Watching Coca-Cola outline their move from ‘creative excellence’ to ‘content excellence’ in a series of videos felt like a seminal point in the evolution of content marketing.
In it, Jonathan Mildenhall, the snappily titled Vice-President, Global Advertising Strategy and Creative Excellence, and the person responsible for leading Coke’s global creative vision, explains the changes he wants to make in a fascinating insight into how big brands see content marketing. I would urge anyone interested in how content is used as a marketing tool to spend the time watching it. If nothing else, it’s a well-executed piece of content in its own right.
It does, however, have some passages which descend into marketingspeak and is approaching 20 minutes of your time if you watch them both.
For those who prefer their knowledge in condensed form, I’ve put down the seven lessons we can draw from the content plan put forward by the world’s number one brand.
1. Big Brands are Content Publishers – You don’t have to be a traditional “media” organisation to publish content. There is a historical precedent for this with brands from the likes of Nike (think the classic 1998 Brazil footie ad at the airport) and Pepsi (think the 1980s high-profile ads with Madonna or Michael Jackson), but it is now more commonplace, diverse and large-scale. A glance at the comScore rankings shows Walmart, Amazon and Sears in the top 50 US online publishers. Red Bull produces web TV, web radio, online games, news and much more across over 900 domains worldwide. Coca-Cola is not looking to follow the 1990s Nike model, but a more engaged, diverse and democratic content plan. Brands want to use content to engage with, not dictate to, their customers.
2. Engagement not Interruption – Marketing has moved from interrupting the audience – in the 30-second advert or the direct mail shot through the letter box – to engaging them. Content is at the heart of this transition, allowing big brands to build trust and awareness across their product lines.
3. Content is Collaborative & Complementary
– The production process is not done in silos and traditional divides are dissolving. First, content is collaborative: the content team spans editorial, post-production, marketing, SEO and social media experts. It also includes the audience. Professionally produced content sits alongside user-generated material, while ideas and inspiration for content can come from inside or outside an organisation. Second, content is complementary. Different pieces of content are part of a wider vision and a broader structure. You might produce a video, publish a blog post on how it was made and run follow-ups based on the reaction on social media, but they all work around the central message.
4. Content Production Does Not Finish at Publication – As Coca-Cola puts it: “Iterate, iterate, don’t just replicate.” Even if a piece of content is part of a bigger batch of similar material, it will be unique in the way it is produced, published and disseminated. When content is published, it permeates different channels, formats and media, providing a wealth of information. Your next move will be shaped by this ‘live’ process, as you mine the data from your initial publication and publish fresh, unique material.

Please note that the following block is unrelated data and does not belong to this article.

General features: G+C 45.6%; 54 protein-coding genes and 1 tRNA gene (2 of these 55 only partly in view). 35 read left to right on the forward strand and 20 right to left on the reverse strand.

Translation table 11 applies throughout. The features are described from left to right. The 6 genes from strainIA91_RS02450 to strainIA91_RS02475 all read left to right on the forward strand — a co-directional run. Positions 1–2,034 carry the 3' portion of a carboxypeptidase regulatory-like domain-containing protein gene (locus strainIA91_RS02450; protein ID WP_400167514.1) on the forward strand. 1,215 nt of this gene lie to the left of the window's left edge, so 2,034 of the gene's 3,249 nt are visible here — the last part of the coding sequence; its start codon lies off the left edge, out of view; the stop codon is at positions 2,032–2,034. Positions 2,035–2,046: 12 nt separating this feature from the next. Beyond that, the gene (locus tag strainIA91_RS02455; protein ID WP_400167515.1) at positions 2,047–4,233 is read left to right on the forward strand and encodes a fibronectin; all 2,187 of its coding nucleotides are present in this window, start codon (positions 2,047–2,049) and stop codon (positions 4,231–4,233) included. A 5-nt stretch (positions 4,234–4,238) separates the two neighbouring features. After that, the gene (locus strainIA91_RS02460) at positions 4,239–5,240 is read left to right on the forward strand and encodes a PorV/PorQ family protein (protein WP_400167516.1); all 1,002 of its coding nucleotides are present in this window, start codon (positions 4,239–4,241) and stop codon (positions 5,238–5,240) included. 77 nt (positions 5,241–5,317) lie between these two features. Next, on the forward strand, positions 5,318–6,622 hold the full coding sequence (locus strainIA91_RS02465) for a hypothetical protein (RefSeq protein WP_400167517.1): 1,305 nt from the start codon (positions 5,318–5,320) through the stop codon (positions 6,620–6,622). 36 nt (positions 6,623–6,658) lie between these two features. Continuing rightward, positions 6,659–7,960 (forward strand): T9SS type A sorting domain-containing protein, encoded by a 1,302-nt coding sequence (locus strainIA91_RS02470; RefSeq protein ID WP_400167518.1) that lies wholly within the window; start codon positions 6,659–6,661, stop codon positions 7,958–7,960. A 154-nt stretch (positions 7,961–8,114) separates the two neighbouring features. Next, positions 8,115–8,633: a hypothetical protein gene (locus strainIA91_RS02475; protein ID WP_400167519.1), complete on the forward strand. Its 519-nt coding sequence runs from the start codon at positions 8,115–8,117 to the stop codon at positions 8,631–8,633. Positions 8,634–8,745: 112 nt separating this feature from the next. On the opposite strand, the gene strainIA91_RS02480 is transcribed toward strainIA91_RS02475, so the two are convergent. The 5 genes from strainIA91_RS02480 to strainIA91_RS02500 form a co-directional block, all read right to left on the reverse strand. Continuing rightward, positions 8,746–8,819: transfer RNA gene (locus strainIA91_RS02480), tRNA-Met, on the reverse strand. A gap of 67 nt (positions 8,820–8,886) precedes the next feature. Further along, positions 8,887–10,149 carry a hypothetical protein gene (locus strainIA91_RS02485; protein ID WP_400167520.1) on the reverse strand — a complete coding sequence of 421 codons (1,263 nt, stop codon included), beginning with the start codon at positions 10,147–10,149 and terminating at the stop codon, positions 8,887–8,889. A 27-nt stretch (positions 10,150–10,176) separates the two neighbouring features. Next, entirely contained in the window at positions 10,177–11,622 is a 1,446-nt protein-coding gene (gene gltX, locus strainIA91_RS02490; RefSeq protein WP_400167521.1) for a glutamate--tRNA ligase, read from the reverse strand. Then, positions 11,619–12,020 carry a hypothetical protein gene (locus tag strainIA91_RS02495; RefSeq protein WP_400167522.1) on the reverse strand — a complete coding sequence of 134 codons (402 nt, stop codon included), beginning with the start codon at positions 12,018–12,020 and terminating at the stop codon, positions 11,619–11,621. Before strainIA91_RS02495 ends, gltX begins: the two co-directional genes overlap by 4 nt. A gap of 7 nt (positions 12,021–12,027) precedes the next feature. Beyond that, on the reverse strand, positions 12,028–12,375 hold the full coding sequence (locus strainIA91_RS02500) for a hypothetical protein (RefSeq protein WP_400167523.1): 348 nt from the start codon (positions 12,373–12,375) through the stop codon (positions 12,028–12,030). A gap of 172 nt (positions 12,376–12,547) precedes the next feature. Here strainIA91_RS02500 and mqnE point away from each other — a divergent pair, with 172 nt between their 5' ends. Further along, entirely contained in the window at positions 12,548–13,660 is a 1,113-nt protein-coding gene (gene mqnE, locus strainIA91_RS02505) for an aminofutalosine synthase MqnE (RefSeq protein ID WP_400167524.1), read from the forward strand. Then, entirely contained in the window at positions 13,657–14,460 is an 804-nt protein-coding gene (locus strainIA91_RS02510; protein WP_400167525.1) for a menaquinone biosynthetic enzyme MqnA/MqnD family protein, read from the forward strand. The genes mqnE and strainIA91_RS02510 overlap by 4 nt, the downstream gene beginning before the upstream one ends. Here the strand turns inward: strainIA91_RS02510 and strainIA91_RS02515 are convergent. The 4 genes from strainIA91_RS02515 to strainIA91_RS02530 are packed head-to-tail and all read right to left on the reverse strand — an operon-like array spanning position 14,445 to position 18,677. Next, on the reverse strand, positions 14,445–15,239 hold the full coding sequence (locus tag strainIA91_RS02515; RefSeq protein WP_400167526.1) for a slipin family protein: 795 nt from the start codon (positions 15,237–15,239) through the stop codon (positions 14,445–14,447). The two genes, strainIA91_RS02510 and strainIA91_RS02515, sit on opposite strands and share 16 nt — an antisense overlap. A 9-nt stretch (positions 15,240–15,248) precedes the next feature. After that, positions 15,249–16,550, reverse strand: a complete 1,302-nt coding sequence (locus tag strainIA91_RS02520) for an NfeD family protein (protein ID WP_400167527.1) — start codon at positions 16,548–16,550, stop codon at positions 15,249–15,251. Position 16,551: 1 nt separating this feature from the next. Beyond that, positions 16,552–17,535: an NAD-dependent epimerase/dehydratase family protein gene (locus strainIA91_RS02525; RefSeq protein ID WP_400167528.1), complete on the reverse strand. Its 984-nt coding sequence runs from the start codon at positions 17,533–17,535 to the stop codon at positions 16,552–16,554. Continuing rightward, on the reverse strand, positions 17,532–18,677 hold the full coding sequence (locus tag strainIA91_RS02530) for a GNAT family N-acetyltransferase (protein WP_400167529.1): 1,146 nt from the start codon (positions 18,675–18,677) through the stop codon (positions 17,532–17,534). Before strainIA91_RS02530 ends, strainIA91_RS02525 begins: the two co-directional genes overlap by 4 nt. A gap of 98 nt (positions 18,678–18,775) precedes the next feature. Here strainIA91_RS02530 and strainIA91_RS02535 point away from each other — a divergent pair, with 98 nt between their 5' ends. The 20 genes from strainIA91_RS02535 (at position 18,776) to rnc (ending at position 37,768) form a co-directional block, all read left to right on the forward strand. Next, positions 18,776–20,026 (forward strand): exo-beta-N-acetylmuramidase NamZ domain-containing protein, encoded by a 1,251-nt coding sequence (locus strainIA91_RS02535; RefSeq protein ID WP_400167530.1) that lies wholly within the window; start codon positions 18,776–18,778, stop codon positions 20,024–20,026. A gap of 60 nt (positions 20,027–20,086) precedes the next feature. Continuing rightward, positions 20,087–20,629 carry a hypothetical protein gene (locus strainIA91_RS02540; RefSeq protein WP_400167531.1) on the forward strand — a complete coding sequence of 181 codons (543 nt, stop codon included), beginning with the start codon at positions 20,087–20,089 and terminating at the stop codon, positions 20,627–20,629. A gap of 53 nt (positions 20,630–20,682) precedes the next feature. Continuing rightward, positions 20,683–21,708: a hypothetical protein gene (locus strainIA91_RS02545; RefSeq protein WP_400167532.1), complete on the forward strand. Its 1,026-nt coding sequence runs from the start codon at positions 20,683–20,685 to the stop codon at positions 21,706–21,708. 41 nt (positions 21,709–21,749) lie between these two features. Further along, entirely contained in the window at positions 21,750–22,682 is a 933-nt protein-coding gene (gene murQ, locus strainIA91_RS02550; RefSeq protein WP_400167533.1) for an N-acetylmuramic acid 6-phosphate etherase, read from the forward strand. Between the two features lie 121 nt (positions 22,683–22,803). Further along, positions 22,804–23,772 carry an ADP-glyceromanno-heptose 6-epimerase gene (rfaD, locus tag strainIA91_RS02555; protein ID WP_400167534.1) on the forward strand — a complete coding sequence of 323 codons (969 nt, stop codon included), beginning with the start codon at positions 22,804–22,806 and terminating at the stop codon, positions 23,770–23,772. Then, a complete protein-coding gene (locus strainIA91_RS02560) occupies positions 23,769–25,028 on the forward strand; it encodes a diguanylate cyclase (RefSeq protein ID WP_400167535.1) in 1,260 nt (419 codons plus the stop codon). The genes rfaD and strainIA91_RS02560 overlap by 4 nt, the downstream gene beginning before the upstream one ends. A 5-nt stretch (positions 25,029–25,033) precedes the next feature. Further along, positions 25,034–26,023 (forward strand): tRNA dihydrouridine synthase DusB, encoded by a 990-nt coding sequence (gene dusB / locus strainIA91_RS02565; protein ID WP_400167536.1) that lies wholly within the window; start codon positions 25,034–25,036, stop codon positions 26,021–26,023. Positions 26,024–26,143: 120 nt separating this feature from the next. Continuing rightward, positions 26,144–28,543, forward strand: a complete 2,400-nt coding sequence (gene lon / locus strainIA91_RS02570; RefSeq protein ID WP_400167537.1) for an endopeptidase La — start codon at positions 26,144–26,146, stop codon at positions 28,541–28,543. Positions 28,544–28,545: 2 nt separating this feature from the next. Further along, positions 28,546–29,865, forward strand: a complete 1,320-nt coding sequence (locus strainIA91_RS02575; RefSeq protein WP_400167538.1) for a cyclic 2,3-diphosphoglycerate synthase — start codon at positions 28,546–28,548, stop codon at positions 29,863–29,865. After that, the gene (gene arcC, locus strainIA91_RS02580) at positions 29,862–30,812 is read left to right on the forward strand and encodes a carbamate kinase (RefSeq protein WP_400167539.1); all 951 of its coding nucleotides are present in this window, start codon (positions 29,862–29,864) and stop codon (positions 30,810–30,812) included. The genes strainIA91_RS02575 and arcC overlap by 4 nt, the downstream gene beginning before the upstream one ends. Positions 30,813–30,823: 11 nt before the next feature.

5. Content is Changing Organisations – At a structural level this is about the need for a more dynamic, collaborative, project-focussed approach to content, instead of the traditional segmented departments. In terms of the nature of content, the ‘live’, interactive nature of publishing also requires a different approach. You can no longer ‘switch off’ your content, ‘pull an advert’ or control your brand’s public reception. Instead you have to listen and iterate.
There is also change at a more fundamental, cultural level. The mission statement is making a comeback via the magic word ‘engagement’. A company’s content reflects its identity and vice versa. Creating an organisation which has an authentic, consistent and coherent persona is crucial to engaging with customers online and offline. Take a look at SEOMoz’ TAGFEE ethos
, which covers everything from their blog posts to their venture financing initiative
for a great example. Coca-Cola’s aim – or ‘North Star’ in their language – is to make the world a better place and this is intended to inform every aspect of their content and their organisation.
6. Big Brands Still Think Strategically – If content is changing organisations’ make-up and, in some instances, their identity, it is not because Coca-Cola’s executive board had decided to wear flowers in their hair and set up a commune. Content is another tool to be used in corporate strategy. It is fascinating to see the language of engagement (“big audacious impacts”, “creativity”, “bravery”, “conversation”, “creative culture”) married to the language of investment (“resource”, “leverage”, “qualitative testing”). In their 70-20-10 analysis, which suggests 70 per cent of content is ‘low-risk’ ‘bread-and-butter-content’, 20 per cent is more innovative but still with broad scale, and 10 per cent is high risk, which is brand new ideas, Coca-Cola explicitly apply investment principles to content development. Content is part of a big brand’s corporate strategy, not something that exists outside it.
7. Content Marketing is Long-Run
– Content marketing is not about plugging a hole but building foundations for lasting success. Coca-Cola’s vision might not be the 100-year strategic plan
some Japanese businesses go for, but its 2020 vision is longer range than Stalin’s five-year horizons.
Nathaniel Bertram, Head of Content